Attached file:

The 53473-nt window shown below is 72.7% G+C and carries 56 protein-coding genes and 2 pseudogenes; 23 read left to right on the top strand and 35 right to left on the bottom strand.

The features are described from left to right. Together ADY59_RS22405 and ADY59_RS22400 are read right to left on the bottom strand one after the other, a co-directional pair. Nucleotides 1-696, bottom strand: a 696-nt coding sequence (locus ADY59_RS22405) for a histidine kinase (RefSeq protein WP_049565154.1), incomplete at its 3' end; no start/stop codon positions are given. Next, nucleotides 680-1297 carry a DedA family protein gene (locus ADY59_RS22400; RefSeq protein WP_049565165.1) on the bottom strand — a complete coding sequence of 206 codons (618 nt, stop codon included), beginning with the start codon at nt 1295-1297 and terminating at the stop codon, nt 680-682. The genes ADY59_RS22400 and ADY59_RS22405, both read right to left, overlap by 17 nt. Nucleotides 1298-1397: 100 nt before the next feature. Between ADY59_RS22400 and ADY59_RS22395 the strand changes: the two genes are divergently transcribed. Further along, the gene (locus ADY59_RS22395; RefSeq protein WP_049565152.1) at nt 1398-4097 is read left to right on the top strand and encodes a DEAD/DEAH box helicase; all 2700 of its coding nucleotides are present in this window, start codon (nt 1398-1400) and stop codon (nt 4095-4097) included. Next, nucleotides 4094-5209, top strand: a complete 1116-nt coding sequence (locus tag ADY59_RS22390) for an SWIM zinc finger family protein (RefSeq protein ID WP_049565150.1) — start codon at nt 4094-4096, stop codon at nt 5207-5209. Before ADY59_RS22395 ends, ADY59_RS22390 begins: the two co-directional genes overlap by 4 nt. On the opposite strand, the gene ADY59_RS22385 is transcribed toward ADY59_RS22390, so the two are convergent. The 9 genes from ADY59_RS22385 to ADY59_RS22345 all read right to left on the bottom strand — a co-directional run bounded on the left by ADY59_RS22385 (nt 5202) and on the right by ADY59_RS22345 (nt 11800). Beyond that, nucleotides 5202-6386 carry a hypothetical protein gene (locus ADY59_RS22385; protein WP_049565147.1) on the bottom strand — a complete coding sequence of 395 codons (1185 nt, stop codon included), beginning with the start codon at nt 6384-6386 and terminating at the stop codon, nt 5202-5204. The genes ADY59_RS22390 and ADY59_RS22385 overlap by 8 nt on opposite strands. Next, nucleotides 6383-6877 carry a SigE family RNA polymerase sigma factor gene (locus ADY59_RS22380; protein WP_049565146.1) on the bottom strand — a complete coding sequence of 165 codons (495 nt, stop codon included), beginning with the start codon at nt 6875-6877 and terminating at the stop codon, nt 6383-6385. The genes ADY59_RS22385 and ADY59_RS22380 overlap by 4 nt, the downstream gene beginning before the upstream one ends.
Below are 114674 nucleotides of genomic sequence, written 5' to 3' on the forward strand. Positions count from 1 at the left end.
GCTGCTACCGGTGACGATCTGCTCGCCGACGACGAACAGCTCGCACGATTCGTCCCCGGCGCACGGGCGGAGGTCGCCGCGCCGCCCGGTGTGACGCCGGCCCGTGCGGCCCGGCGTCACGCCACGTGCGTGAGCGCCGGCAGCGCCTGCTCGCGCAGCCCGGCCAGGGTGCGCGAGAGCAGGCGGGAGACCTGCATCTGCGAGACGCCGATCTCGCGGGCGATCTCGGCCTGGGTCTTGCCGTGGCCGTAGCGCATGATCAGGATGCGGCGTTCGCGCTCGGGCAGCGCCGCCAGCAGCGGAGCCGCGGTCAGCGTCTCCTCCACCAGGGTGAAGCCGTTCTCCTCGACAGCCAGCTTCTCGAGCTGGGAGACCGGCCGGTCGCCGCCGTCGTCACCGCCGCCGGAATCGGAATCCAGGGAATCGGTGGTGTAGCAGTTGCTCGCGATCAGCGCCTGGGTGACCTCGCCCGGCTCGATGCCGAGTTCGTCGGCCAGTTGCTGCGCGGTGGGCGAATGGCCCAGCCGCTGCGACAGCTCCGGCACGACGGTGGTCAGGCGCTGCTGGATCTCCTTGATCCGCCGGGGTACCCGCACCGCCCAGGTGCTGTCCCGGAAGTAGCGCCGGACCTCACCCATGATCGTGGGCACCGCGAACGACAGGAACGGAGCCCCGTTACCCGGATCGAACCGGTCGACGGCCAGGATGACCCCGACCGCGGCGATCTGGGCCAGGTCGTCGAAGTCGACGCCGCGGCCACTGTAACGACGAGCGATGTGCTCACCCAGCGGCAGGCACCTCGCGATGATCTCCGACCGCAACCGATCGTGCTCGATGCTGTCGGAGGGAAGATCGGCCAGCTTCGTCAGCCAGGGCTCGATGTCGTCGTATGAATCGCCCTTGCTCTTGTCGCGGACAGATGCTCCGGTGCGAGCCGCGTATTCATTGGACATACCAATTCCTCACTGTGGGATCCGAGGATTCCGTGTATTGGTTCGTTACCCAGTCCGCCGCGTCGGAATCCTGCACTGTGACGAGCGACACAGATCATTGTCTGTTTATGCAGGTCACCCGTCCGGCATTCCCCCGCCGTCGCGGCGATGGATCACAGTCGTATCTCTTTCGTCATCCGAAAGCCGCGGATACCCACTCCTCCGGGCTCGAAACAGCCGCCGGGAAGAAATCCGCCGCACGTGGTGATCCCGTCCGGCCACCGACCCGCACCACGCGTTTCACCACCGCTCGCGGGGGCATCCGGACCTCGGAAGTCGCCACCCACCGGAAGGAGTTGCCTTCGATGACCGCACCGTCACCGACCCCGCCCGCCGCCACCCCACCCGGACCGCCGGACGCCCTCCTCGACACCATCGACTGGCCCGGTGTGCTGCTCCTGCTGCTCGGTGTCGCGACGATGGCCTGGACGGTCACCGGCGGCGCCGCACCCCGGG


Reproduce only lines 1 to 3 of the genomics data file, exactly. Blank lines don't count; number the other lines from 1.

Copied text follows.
The 53473-nt window shown below is 72.7% G+C and carries 56 protein-coding genes and 2 pseudogenes; 23 read left to right on the top strand and 35 right to left on the bottom strand.

The features are described from left to right. Together ADY59_RS22405 and ADY59_RS22400 are read right to left on the bottom strand one after the other, a co-directional pair. Nucleotides 1-696, bottom strand: a 696-nt coding sequence (locus ADY59_RS22405) for a histidine kinase (RefSeq protein WP_049565154.1), incomplete at its 3' end; no start/stop codon positions are given. Next, nucleotides 680-1297 carry a DedA family protein gene (locus ADY59_RS22400; RefSeq protein WP_049565165.1) on the bottom strand — a complete coding sequence of 206 codons (618 nt, stop codon included), beginning with the start codon at nt 1295-1297 and terminating at the stop codon, nt 680-682. The genes ADY59_RS22400 and ADY59_RS22405, both read right to left, overlap by 17 nt. Nucleotides 1298-1397: 100 nt before the next feature. Between ADY59_RS22400 and ADY59_RS22395 the strand changes: the two genes are divergently transcribed. Further along, the gene (locus ADY59_RS22395; RefSeq protein WP_049565152.1) at nt 1398-4097 is read left to right on the top strand and encodes a DEAD/DEAH box helicase; all 2700 of its coding nucleotides are present in this window, start codon (nt 1398-1400) and stop codon (nt 4095-4097) included. Next, nucleotides 4094-5209, top strand: a complete 1116-nt coding sequence (locus tag ADY59_RS22390) for an SWIM zinc finger family protein (RefSeq protein ID WP_049565150.1) — start codon at nt 4094-4096, stop codon at nt 5207-5209. Before ADY59_RS22395 ends, ADY59_RS22390 begins: the two co-directional genes overlap by 4 nt. On the opposite strand, the gene ADY59_RS22385 is transcribed toward ADY59_RS22390, so the two are convergent. The 9 genes from ADY59_RS22385 to ADY59_RS22345 all read right to left on the bottom strand — a co-directional run bounded on the left by ADY59_RS22385 (nt 5202) and on the right by ADY59_RS22345 (nt 11800). Beyond that, nucleotides 5202-6386 carry a hypothetical protein gene (locus ADY59_RS22385; protein WP_049565147.1) on the bottom strand — a complete coding sequence of 395 codons (1185 nt, stop codon included), beginning with the start codon at nt 6384-6386 and terminating at the stop codon, nt 5202-5204. The genes ADY59_RS22390 and ADY59_RS22385 overlap by 8 nt on opposite strands. Next, nucleotides 6383-6877 carry a SigE family RNA polymerase sigma factor gene (locus ADY59_RS22380; protein WP_049565146.1) on the bottom strand — a complete coding sequence of 165 codons (495 nt, stop codon included), beginning with the start codon at nt 6875-6877 and terminating at the stop codon, nt 6383-6385. The genes ADY59_RS22385 and ADY59_RS22380 overlap by 4 nt, the downstream gene beginning before the upstream one ends.
Below are 114674 nucleotides of genomic sequence, written 5' to 3' on the forward strand. Positions count from 1 at the left end.